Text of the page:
Dr. Alicia Barriga is a Researcher at ISDC. She currently works on the impact evaluation of a set of interventions conducted by the United Nations Peacebuilding Fund. Alicia obtained her MS and PhD in Agricultural and Resource Economics from the University of Connecticut – USA, where she studied the dynamics of displacement, environmental quality, and […]
The overall objective of this project is to study gendered dimensions of livelihoods in the context of protracted forced displacement. Specifically, we perform four sets of empirical analyses: We provide in-depth insights into the gendered differences in livelihood outcomes among long-term internally displaced persons (IDPs), including realized and aspired outcomes. We study the gendered constraints shaping […]
The overall objective of this project is to study gendered dimensions of livelihoods in the context of forced displacement in a rural humanitarian emergency setting. Specifically, we perform four sets of empirical analyses: We provide in-depth insights into the gendered differences in livelihood outcomes among internally displaced persons (IDPs), including realized and aspired outcomes. We study the […]
At least 350 million young people living in rural areas are exposed to conflict each year. Despite the disproportionate levels of exposure to violence this implies, surprisingly little is known about how rural young people experience conflict, and in turn, about the programmes that can help to mitigate associated adversities.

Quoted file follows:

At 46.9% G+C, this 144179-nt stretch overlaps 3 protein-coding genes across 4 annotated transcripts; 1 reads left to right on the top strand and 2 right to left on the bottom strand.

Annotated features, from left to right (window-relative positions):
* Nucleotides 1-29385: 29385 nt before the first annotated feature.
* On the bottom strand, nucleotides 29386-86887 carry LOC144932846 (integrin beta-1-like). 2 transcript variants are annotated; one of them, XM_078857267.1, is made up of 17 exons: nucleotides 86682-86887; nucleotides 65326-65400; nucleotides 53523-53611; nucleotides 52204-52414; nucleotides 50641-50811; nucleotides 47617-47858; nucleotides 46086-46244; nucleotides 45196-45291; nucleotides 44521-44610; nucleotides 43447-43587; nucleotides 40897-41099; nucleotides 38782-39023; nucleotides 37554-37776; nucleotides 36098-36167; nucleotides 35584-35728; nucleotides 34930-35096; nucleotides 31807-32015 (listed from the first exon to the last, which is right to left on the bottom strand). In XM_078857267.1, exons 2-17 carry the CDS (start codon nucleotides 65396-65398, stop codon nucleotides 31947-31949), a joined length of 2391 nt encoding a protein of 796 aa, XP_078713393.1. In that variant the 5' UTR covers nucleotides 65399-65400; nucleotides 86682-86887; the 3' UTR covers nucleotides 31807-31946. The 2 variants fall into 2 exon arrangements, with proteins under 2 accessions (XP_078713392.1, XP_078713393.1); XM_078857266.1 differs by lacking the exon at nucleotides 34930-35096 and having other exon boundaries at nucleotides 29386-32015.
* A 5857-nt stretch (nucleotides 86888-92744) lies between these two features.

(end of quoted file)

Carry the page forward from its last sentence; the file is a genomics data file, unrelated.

We link employment to stability in five African countries to test if standard interventions influence complex outcomes. We show positive impacts on some indicators but negative externalities also arise. There are, thus, grounds for optimism but further work is required.
Drivers of Resilience and Food Security in North-east Nigeria: Learning from Micro Data in an Emergency Setting
Endline analysis of FAO Northeast Nigeria Resilience Programme show significant improvements in food security particularly to IDPs and households living under extreme violent conflict, underscoring the significance of developmental interventions in protracted crises.
Although much has been learned about the performance of food aid interventions, less is known about their impact in situations of chronic, rather than acute, food insecurity. In this article, we show little medium-term impact of direct food provision of nutritional outcomes but a strong, positive, impact of assets based programming in chronically food insecure Niger.
The Relationships between Food Security and Violent Conflict. A Report to the Food and Agriculture Organization
This report provides an in-depth review of the literature on food security and conflict, bringing together multiple streams of research and setting up an analytic framework of food security and conflict as well as econometric and statistical analyses of food security and violent conflict across different degrees of disaggregation.
This project asseses the need for new data and variables that could and should be collected to better understand and respond to the onset of famine and other severe manifestations of food insecurity, particularly in conflict-affected and fragile places.